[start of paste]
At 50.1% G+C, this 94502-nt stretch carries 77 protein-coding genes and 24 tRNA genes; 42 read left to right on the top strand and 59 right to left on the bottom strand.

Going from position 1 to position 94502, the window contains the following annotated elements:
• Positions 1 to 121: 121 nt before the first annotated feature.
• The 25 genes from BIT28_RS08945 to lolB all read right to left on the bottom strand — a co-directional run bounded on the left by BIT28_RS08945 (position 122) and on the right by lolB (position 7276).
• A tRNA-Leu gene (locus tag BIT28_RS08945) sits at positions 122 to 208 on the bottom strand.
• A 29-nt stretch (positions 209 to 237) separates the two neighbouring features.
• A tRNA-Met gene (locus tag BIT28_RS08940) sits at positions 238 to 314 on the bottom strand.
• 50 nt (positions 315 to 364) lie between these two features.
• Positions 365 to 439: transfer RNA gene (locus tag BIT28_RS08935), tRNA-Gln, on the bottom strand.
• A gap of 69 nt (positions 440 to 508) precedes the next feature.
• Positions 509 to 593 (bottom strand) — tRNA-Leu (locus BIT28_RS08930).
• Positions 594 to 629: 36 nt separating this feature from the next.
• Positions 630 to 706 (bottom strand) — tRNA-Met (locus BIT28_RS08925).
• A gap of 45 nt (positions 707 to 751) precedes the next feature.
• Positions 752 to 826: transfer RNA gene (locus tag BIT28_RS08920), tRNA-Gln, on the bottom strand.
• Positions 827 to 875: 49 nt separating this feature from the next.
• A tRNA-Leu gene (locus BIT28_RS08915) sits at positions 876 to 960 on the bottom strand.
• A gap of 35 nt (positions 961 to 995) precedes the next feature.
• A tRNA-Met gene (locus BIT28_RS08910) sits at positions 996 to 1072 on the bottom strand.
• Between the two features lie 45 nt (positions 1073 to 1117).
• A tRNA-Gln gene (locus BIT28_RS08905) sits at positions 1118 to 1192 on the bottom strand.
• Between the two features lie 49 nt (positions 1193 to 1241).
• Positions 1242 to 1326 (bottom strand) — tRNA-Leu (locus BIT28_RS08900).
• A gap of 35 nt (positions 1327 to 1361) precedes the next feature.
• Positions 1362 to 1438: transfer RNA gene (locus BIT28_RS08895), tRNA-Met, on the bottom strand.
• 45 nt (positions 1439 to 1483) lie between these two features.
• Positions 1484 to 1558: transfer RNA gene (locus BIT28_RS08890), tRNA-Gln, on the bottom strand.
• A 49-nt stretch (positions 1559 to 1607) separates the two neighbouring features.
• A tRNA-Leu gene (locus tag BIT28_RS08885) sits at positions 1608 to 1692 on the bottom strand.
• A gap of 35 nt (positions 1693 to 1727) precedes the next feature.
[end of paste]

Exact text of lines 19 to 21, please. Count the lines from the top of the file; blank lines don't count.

• A tRNA-Met gene (locus BIT28_RS08910) sits at positions 996 to 1072 on the bottom strand.
• Between the two features lie 45 nt (positions 1073 to 1117).
• A tRNA-Gln gene (locus BIT28_RS08905) sits at positions 1118 to 1192 on the bottom strand.